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it's not the tax, it's the spending

If we cannot rein in spending, talking about taxes is almost meaningless.

Nevertheless a flat tax is the fairest one I've seen. A tax on consumption would tax a wealthy person when they make luxury purchases at the same rate as a poor person, but since the poor person consumes far less, they'd have an "effective" lower tax bill.

Let's look at how a flat tax would work. In my example Mary Moneybags buys a Gulfstram jet at $37,000,000 and Peggy Poorhouse buys a bicycle at $200. Using a 15% flat consumption tax Mary's tax on the Gulfstream purchase is $5,550,000. Peggy pays $30 in consumption tax on her bicycle. That may sound like a lot of tax for a simple bike, but this replaces income tax and a host of other taxes.

I am still not completely sold on a flat tax on basic food items, but the minute you make anything at all exempt the whole system is vulnerable to the same sort of manipulation our current tax code is subject to.

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joemanc
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Posts: 834
Tax Code = Jobs

I work for a law firm that specializes in Trusts and Estates and in preparing all of the tax returns required throughout the year, such as income and gift tax returns.

Anyways, a complex and convoluted tax code creates jobs, albeit, at the expense of productivity. I would not have a job if it weren't for the tax code. Think about all of the accountants and lawyers, and me, that would be out of work if we had no estate tax, deductions, etc. and instead folks could keep all of their assets at death and we had a flat tax? I think it was Charles Hughes Smith who said that these regulations add friction to the economy and that's exactly what the tax code does. Ultimately, the tax laws in Washington are written by attorneys, which is why they are so complex. So blame the attorney politicians in DC!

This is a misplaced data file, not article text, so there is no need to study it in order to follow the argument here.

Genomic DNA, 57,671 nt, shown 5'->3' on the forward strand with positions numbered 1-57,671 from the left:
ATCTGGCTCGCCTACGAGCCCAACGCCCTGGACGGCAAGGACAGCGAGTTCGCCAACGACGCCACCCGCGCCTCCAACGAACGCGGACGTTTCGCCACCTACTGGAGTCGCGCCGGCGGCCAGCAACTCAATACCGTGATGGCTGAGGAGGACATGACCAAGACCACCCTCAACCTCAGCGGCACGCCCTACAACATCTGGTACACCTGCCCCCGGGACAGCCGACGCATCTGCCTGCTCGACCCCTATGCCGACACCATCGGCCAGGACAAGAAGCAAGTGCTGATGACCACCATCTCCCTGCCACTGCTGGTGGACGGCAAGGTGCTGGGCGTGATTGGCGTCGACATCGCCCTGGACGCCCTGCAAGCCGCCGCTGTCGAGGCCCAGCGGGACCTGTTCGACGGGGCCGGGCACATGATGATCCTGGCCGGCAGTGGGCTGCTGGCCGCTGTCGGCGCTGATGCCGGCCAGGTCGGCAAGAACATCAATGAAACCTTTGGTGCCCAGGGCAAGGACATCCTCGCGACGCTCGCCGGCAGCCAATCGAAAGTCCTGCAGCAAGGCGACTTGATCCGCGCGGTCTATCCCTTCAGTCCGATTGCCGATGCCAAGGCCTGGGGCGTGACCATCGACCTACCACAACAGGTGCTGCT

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ezlxq1949
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Fuel prices

Those prices DO look low! Yesterday I paid $A 1.549 / litre for diesel, which is what it has been on average for a few months now. (Petrol is about 10 cents cheaper.) This converts to $US 6.06 per gallon.

People grumble but by and large these prices have receded into the background. On the other hand, it is becoming evident that the Australian motor vehicle industry is crumbling.

ezlxq1949's picture
ezlxq1949
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Fuel Prices again

Sorry rhare, I forgot to mention that my sales docket for yesterday's diesel puchase itemises things thus:

Diesel Qty 38.31 L @ 154.9 c/L  TOTAL $59.35

GST included in the transaction  $5.40

We still grumble about the level of taxation on transport fuels, but nothing changes. Do I wish for cheaper diesel? No, because that wouldn't encourage thrift. And the Australian motor vehicle industry will continue to crumble anyway. 

Arthur Robey's picture
Arthur Robey
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Tax Re-itteration.

Given that I believe that some projects need collectivism ( the military springs to mind) the Government needs to raise revenue.

Why not just print it? This is a flat tax on everybodies purchasing power as their dollar is devalued.